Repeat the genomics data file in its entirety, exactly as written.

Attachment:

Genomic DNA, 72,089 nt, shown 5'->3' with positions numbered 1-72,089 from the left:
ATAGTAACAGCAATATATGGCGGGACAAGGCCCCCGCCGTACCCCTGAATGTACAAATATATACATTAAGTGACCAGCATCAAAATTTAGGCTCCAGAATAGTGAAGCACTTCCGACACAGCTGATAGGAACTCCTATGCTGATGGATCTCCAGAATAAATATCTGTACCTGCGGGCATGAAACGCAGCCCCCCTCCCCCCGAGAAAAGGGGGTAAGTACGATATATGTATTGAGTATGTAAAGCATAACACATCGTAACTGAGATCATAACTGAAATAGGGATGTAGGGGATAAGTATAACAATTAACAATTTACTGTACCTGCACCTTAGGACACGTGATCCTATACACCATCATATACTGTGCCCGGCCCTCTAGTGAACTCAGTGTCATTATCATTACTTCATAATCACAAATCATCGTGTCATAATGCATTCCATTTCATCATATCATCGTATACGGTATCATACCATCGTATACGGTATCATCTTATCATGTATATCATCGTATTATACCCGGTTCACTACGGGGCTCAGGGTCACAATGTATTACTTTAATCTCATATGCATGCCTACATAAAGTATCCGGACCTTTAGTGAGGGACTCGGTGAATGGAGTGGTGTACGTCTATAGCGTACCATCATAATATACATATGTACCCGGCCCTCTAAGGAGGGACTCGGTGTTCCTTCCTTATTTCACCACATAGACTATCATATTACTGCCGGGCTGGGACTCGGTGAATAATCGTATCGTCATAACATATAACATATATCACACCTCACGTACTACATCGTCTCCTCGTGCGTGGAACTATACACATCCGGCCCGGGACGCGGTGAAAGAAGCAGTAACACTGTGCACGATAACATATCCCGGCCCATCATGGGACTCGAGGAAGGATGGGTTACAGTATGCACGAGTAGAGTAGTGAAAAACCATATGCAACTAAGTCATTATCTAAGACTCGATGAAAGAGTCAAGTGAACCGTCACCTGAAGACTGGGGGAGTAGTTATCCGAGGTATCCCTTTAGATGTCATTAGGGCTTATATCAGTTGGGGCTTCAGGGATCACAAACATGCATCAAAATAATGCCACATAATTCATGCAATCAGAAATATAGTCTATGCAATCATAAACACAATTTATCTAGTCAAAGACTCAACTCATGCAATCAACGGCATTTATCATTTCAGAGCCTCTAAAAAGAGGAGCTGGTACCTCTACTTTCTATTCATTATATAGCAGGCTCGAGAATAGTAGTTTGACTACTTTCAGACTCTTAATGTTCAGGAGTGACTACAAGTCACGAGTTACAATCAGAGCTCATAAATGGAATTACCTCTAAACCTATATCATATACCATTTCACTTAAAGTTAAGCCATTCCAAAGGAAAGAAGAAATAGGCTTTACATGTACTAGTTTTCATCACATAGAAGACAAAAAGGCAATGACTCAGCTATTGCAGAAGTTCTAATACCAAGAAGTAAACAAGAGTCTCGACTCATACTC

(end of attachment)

Genomic DNA, 72,089 nt, shown 5'->3' with positions numbered 1-72,089 from the left:
ATAGTAACAGCAATATATGGCGGGACAAGGCCCCCGCCGTACCCCTGAATGTACAAATATATACATTAAGTGACCAGCATCAAAATTTAGGCTCCAGAATAGTGAAGCACTTCCGACACAGCTGATAGGAACTCCTATGCTGATGGATCTCCAGAATAAATATCTGTACCTGCGGGCATGAAACGCAGCCCCCCTCCCCCCGAGAAAAGGGGGTAAGTACGATATATGTATTGAGTATGTAAAGCATAACACATCGTAACTGAGATCATAACTGAAATAGGGATGTAGGGGATAAGTATAACAATTAACAATTTACTGTACCTGCACCTTAGGACACGTGATCCTATACACCATCATATACTGTGCCCGGCCCTCTAGTGAACTCAGTGTCATTATCATTACTTCATAATCACAAATCATCGTGTCATAATGCATTCCATTTCATCATATCATCGTATACGGTATCATACCATCGTATACGGTATCATCTTATCATGTATATCATCGTATTATACCCGGTTCACTACGGGGCTCAGGGTCACAATGTATTACTTTAATCTCATATGCATGCCTACATAAAGTATCCGGACCTTTAGTGAGGGACTCGGTGAATGGAGTGGTGTACGTCTATAGCGTACCATCATAATATACATATGTACCCGGCCCTCTAAGGAGGGACTCGGTGTTCCTTCCTTATTTCACCACATAGACTATCATATTACTGCCGGGCTGGGACTCGGTGAATAATCGTATCGTCATAACATATAACATATATCACACCTCACGTACTACATCGTCTCCTCGTGCGTGGAACTATACACATCCGGCCCGGGACGCGGTGAAAGAAGCAGTAACACTGTGCACGATAACATATCCCGGCCCATCATGGGACTCGAGGAAGGATGGGTTACAGTATGCACGAGTAGAGTAGTGAAAAACCATATGCAACTAAGTCATTATCTAAGACTCGATGAAAGAGTCAAGTGAACCGTCACCTGAAGACTGGGGGAGTAGTTATCCGAGGTATCCCTTTAGATGTCATTAGGGCTTATATCAGTTGGGGCTTCAGGGATCACAAACATGCATCAAAATAATGCCACATAATTCATGCAATCAGAAATATAGTCTATGCAATCATAAACACAATTTATCTAGTCAAAGACTCAACTCATGCAATCAACGGCATTTATCATTTCAGAGCCTCTAAAAAGAGGAGCTGGTACCTCTACTTTCTATTCATTATATAGCAGGCTCGAGAATAGTAGTTTGACTACTTTCAGACTCTTAATGTTCAGGAGTGACTACAAGTCACGAGTTACAATCAGAGCTCATAAATGGAATTACCTCTAAACCTATATCATATACCATTTCACTTAAAGTTAAGCCATTCCAAAGGAAAGAAGAAATAGGCTTTACATGTACTAGTTTTCATCACATAGAAGACAAAAAGGCAATGACTCAGCTATTGCAGAAGTTCTAATACCAAGAAGTAAACAAGAGTCTCGACTCATACTC